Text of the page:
Just to confirm, are you observing this behavior even with no motor connected?

-Patrick

No. This is only with the motor connected. The motor draws about 160 mA Fwd or Rev. This driver is supposed to be good to 36V at 1.7 Amps, eh? Very weird.

I suspect you are triggering the driver’s overcurrent protection. What is the stall current of your motor? Are you trying to change direction while the motor is turning at full speed (i.e. going directly from full speed forward to full speed reverse)?

-Patrick

I thought that might be the case. That’s why I tested the two states separately. At the moment, it’s a no load situation. I’ll see if it works with a soft start ramp. I was going to do that anyway.

So, have RPM ramping up and down. Only works with DIR HIGH, if input at 24V.
Turned back down to about 20V, it wakes back up.
Motor has no load.

#define PWM 16
#define DIR 5
#define EN 7
int led = 13;
int dutyCycle = 212;

void setup() {
pinMode(PWM, OUTPUT);
pinMode(DIR, OUTPUT);
pinMode(EN, OUTPUT);
pinMode(led, OUTPUT);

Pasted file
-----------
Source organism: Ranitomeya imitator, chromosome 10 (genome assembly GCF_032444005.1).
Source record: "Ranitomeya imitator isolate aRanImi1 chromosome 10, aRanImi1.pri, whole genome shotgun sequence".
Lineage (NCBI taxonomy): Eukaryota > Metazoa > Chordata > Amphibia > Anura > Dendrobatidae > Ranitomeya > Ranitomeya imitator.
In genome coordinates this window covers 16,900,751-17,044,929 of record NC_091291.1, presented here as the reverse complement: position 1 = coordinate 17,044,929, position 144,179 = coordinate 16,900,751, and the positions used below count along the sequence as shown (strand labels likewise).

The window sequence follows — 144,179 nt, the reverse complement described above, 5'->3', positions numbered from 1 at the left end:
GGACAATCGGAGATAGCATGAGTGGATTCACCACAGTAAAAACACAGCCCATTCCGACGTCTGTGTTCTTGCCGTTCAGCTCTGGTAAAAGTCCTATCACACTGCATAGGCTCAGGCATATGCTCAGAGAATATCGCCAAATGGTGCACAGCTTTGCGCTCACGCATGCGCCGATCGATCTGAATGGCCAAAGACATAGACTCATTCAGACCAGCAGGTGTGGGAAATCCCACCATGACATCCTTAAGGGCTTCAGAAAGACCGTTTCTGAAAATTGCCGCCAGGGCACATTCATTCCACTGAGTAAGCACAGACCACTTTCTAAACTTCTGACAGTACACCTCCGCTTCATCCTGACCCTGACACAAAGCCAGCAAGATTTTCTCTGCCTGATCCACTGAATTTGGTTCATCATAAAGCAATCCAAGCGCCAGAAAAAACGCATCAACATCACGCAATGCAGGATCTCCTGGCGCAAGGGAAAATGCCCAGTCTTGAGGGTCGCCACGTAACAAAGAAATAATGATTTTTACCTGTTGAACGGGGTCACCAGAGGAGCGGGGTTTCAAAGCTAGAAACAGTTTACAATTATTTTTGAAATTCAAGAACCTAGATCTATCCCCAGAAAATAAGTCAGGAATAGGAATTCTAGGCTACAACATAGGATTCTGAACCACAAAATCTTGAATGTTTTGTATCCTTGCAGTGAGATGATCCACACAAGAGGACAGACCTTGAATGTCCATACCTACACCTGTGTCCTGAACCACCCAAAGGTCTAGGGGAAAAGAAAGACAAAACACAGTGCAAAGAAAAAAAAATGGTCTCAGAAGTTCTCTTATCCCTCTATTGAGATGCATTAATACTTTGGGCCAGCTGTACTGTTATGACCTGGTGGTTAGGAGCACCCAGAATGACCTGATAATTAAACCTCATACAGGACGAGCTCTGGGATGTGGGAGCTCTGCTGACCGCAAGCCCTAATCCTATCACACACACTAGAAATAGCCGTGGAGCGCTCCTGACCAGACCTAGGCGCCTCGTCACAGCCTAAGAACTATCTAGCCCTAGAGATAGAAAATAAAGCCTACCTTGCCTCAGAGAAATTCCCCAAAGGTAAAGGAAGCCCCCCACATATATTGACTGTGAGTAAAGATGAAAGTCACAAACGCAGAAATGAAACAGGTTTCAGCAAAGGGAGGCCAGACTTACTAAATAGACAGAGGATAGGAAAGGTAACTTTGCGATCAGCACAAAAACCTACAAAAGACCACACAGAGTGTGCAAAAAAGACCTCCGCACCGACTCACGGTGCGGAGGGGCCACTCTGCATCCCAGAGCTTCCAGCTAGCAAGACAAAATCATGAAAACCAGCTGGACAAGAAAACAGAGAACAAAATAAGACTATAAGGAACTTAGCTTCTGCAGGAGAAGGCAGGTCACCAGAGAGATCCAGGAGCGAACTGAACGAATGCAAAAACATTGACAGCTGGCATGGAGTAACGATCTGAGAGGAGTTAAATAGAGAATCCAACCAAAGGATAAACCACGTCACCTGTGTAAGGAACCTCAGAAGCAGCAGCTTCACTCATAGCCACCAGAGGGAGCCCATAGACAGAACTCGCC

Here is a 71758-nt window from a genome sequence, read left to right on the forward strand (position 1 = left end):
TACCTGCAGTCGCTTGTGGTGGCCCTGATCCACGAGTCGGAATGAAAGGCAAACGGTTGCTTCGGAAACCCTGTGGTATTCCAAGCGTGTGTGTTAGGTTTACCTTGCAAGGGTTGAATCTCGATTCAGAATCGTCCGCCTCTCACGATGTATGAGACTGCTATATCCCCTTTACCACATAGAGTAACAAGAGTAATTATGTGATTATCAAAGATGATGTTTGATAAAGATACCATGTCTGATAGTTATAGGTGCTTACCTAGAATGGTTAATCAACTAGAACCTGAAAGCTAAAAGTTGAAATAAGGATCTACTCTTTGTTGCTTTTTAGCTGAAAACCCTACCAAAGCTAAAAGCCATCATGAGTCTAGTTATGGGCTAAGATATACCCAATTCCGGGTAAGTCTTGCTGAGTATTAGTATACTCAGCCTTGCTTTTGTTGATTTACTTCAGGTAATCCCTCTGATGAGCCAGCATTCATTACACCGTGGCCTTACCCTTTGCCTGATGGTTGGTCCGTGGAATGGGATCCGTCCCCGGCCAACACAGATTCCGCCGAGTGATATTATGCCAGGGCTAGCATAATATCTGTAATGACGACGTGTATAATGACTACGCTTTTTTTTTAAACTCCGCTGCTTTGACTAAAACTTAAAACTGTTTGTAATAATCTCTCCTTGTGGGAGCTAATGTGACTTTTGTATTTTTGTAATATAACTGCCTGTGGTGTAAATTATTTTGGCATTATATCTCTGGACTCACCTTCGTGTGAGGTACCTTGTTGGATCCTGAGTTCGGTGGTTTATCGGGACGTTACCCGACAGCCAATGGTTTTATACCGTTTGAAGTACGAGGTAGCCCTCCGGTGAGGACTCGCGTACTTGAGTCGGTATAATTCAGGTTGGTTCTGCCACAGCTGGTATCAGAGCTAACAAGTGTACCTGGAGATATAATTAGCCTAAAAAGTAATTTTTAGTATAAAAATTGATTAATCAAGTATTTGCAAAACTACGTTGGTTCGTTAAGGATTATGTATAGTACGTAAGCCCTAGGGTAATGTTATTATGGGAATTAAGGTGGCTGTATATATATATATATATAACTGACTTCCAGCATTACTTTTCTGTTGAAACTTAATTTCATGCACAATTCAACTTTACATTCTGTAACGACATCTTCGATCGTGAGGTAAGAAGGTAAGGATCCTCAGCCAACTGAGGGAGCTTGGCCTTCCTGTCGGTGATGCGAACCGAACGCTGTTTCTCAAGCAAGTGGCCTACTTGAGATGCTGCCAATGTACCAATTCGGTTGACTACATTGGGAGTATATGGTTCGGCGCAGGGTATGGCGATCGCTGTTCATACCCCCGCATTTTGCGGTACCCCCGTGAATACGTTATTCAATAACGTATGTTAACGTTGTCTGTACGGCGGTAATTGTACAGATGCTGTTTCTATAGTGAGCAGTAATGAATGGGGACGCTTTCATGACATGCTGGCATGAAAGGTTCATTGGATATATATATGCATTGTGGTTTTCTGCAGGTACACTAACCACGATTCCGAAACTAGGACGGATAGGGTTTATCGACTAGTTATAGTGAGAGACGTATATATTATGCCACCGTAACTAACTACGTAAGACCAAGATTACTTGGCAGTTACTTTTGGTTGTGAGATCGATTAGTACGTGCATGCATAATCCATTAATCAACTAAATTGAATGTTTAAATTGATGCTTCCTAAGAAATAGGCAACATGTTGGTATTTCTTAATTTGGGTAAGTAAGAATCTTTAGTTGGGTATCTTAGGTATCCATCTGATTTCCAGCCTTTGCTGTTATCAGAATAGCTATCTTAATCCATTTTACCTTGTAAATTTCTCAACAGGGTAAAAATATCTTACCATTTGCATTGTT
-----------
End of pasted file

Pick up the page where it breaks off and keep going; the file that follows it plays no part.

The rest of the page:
}

void loop() {
digitalWrite(led, LOW);
digitalWrite(EN, LOW);
digitalWrite(DIR, LOW);
for (int i = 0; i <= 255; i++) {
analogWrite(PWM, i);
delay(10);
}
digitalWrite(led, HIGH); // PWM at max
delay(5000);
for (int i = 255; i >= 0; i–) {
analogWrite(PWM, i);
delay(10);
}
delay(5000);
}

I meant to mention that I also tried changing the polarity of the motor connections. Made no difference. DIR must be HIGH at 24V.

That is very strange. Just to make sure we are on the same page, I am going to list everything I think that we have established. Can you please check that my understanding correct?

  1. Using input voltages above and below 24 V without the motor connected, the driver works as expected in both directions.
  2. Using input voltages below 24 V with the motor connected, the driver works as expected in both directions.
  3. Using input voltages of 24 V or greater with the motor connected, the driver works as expected only if DIR is driven high.
  4. Using input voltages of 24 V or greater with the motor connected, the driver never starts moving the motor (even with ramping the input) if DIR is driven low. There is no voltage applied across the motor outputs, and switching the polarity of the motor connections has no effect on the result.